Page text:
The Japanese have a word that describes time spent in nature — it roughly translates to the phrase “forest bathing”. It essentially encapsulates fully immersing yourself in the experience of being in nature. You are “bathing” in the trees, the branches, the leaves, the sounds, the smells. It might sound completely woo-woo but hold on a second — there is really something to it.
Back in the 1980’s a neurobiology researcher named Robert Ulrich discovered that when hospital rooms had a view of nature, the patients healed faster than those that didn’t. Newer research has found a link between walking in natural settings and less depression and anxiety. Not to mention we all know being outside and walking helps us stay active and fit. Adding a natural component means we can also reduce our stress levels (which can lead to further health benefits).
A new program called ParkRx is seeing pediatricians and other physicians literally prescribing time in nature to their patients who are sedentary, obese or overweight and suffering from the repercussions, like asthma. As one doctor said “Park Rx, therefore, serves two purposes: (1) to help create a healthier, happier society, and (2) to preserve and create more natural places through our next generation of environmental stewards, conservationists, and activists. Giving children time in Nature to explore, especially through unstructured play, is essential to their overall development and well-being.” I would add that giving ANYONE time in nature is essential to our well-being.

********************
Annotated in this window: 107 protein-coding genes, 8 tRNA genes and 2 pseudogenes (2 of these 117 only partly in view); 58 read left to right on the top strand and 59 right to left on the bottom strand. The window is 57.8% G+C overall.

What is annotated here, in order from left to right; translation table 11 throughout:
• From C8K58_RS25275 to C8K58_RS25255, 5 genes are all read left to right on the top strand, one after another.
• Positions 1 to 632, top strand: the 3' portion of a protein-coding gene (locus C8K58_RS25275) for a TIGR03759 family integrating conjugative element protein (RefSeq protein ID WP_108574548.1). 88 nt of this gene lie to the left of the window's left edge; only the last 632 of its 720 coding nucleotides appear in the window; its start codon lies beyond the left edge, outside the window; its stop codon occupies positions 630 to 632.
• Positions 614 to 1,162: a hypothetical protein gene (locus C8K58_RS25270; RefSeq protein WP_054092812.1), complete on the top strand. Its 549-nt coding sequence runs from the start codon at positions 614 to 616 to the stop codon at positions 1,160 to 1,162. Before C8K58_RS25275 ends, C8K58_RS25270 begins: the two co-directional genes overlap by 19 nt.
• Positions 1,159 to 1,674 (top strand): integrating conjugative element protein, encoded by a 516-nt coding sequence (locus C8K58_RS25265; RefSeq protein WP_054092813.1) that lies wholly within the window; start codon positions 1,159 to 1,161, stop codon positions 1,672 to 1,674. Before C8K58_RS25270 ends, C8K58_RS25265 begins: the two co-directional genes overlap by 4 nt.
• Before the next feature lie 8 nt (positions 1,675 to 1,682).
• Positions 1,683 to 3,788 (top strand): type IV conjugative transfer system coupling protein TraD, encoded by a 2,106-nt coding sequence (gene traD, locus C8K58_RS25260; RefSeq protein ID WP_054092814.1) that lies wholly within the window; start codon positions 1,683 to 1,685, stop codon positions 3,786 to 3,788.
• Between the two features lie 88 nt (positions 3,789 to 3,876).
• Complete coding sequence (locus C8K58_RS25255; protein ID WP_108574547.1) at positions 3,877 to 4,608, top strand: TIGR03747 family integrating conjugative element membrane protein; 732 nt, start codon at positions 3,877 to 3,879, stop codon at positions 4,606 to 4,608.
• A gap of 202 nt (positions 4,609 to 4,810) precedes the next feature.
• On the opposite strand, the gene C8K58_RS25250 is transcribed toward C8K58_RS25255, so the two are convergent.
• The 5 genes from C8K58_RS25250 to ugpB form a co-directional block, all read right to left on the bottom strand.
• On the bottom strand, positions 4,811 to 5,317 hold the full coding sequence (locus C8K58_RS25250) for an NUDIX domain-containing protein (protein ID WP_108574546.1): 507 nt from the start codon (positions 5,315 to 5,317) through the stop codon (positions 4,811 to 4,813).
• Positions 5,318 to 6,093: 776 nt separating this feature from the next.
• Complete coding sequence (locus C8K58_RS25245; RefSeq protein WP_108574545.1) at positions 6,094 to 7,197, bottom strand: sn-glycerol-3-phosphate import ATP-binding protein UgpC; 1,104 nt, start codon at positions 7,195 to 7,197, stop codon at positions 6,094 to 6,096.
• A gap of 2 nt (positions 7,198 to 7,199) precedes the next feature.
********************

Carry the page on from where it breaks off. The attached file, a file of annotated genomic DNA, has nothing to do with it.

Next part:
I have a friend who works for the USDA Forest Service in Arizona and he literally sleeps under the stars many nights. His job is building trails and directing a team of employees and volunteers. His Instagram account is stunning, and I can feel myself physically relax at just the sight of his photos. It is such an amazing thing to see how being outside in the elements day after day contributes to his health and happiness.
So, if you are trying to add some healthy habits to your lifestyle, I would strongly suggest starting by finding time to be in nature several times a week. If you are starting at no times a week, try just adding one or two. If you are in an urban environment, find a tree. Any tree. Pay attention to how doing this makes you feel. Do you breathe more deeply? Do your shoulders become unhunched? Can you feel your heart rate slow down? Take advantage of this totally free health benefit, and encourage your children to do the same.
Until next time!